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Obstetric Outcomes in Women With Early Bulky Cervical Cancer Downstaged by Neoadjuvant Chemotherapy to Allow for Fertility-Sparing Surgery: A Meta-analysis and Metaregression
  1. Alexandros Laios, MD, PhD*,
  2. Jenneke Kasius, PhD*,
  3. Anastasios Tranoulis, MD, MSc, PhD,
  4. Alexandros Gryparis, PhD and
  5. Thomas Ind, MBBS, MD, FRCOG*,§
  1. * Department of Gynaecological Oncology, Royal Marsden Hospital, London; and
  2. Department of Gynaecologic Oncology, St James's University Hospital, Leeds, United Kingdom;
  3. Department of Hygiene, Epidemiology and Medical Statistics, National and Kapodistrian University of Athens School of Medicine, Athens, Greece; and
  4. § St George's University of London, London, United Kingdom.
  1. Address correspondence and reprint requests to Alexandros Laios, MD, PhD, Department of Gynaecological Oncology, Royal Marsden Hospital, London, United Kingdom SW3 6JJ. E-mail: alxlaios2000{at}; a.laios{at}


Objective It is difficult to critically outline the optimal treatment for women with early-stage cervical cancer (eCC) wishing fertility preservation. Neoadjuvant chemotherapy (NAC) to downstage “bulky” eCC could potentially lead to fertility-sparing surgery (FSS) in a wider patient population. The rationale is to provide oncological safety balanced with maximal fertility effort. We aimed to obtain the most accurate fertility outcomes for eCC women treated with NAC followed by FSS and identify potential factors favoring fertility.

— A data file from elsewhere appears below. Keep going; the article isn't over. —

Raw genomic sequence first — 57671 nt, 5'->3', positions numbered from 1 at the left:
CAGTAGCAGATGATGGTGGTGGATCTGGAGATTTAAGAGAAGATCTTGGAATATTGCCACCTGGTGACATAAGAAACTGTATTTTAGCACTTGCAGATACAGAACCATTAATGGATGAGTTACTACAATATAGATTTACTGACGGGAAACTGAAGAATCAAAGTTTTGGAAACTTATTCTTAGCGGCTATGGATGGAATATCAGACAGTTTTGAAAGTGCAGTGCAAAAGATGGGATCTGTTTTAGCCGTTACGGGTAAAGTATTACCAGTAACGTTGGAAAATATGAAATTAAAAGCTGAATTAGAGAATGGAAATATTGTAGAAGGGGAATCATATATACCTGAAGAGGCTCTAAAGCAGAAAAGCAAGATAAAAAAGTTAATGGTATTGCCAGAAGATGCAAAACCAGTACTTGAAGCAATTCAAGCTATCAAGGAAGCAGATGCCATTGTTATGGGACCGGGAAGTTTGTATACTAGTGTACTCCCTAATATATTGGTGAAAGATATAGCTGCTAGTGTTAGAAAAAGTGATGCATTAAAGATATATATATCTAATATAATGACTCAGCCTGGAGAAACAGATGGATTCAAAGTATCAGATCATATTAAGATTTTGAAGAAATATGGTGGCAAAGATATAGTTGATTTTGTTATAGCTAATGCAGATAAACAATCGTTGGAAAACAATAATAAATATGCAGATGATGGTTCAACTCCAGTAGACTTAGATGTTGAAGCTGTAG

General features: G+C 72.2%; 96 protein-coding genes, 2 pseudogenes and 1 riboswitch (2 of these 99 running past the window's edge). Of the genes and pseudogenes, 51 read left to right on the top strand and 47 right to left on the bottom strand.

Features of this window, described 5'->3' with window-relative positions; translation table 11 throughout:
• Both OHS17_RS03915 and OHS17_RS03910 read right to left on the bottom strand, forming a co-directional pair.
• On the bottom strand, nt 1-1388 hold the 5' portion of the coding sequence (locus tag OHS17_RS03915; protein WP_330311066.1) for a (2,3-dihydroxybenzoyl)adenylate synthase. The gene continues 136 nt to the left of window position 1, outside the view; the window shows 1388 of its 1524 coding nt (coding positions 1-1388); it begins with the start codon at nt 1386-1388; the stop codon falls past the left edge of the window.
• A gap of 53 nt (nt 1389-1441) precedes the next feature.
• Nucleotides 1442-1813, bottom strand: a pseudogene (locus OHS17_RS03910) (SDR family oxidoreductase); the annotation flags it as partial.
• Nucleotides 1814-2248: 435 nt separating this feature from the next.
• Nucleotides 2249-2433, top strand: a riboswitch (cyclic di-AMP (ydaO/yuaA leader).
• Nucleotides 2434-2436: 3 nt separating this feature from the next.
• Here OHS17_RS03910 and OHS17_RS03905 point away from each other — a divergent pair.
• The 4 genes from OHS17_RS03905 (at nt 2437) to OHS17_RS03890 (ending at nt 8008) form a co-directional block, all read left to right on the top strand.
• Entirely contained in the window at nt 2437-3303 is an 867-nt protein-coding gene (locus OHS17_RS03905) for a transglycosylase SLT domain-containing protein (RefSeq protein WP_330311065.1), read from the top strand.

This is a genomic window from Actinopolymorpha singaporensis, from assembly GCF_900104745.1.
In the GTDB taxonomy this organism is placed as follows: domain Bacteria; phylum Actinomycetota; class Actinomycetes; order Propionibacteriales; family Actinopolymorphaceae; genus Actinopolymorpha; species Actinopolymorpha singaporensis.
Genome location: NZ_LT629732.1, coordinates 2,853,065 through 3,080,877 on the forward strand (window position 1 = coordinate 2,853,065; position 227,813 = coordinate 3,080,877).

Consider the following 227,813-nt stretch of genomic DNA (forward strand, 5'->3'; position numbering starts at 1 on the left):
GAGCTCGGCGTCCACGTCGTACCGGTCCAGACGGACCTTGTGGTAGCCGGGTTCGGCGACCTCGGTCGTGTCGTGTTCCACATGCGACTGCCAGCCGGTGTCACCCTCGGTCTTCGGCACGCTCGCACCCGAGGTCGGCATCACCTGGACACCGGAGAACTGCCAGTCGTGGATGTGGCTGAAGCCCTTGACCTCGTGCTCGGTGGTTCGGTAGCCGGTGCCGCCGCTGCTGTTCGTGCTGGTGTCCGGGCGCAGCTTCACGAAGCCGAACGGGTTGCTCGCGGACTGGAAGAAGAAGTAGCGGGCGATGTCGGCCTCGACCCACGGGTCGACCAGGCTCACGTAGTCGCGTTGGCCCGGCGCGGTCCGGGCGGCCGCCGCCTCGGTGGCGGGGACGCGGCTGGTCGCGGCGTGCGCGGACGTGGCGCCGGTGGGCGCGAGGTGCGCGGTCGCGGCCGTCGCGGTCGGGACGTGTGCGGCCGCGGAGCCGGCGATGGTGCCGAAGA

Methods A systematic search of MEDLINE, EMBASE, Web of Science, and Cochrane Database was performed. Studies that reported obstetric outcomes of eCC women treated with NAC followed by FSS were located. For the meta-analysis, we calculated the proportions of women who had the outcomes per total number of women who were considered for FSS. For the meta-regression, we extracted the relative risk of the outcome variables to enable comparison of the results across the studies.

Results Seven studies enrolling 86 patients were included in the meta-analysis. Pooling of results from seven studies rendered summary proportions of 0.49 (95% confidence interval [CI], 0.32–0.66) and 0.42 (95% CI, 0.32–0.53) for the outcomes of pregnancies and live births, respectively. The outcome of first- and second-trimester losses by pooling seven studies rendered a summary proportion of 0.16 (95% CI, 0.09–0.27). For the outcome of premature deliveries, pooling of results from five studies rendered a summary proportion of 0.06 (95% CI, 0.02–0.16). This reached 0.29 (95% CI, 0.15–0.48) in women who achieved live births. In multivariate meta-regression, the more radical surgical approach resulted in a less favorable pregnancy rate compared with the less radical surgical approach (P = 0.015).

Conclusions This strategy achieves live births in four of 10 eCC women who desire fertility, whereas their risk of miscarriage is low. Three of 10 live births will be premature.

  • Early cervical cancer
  • Fertility-sparing surgery
  • Neoadjuvant chemotherapy
  • Obstetric outcomes
  • Pelvic lymphadenectomy

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  • The authors declare no conflicts of interest.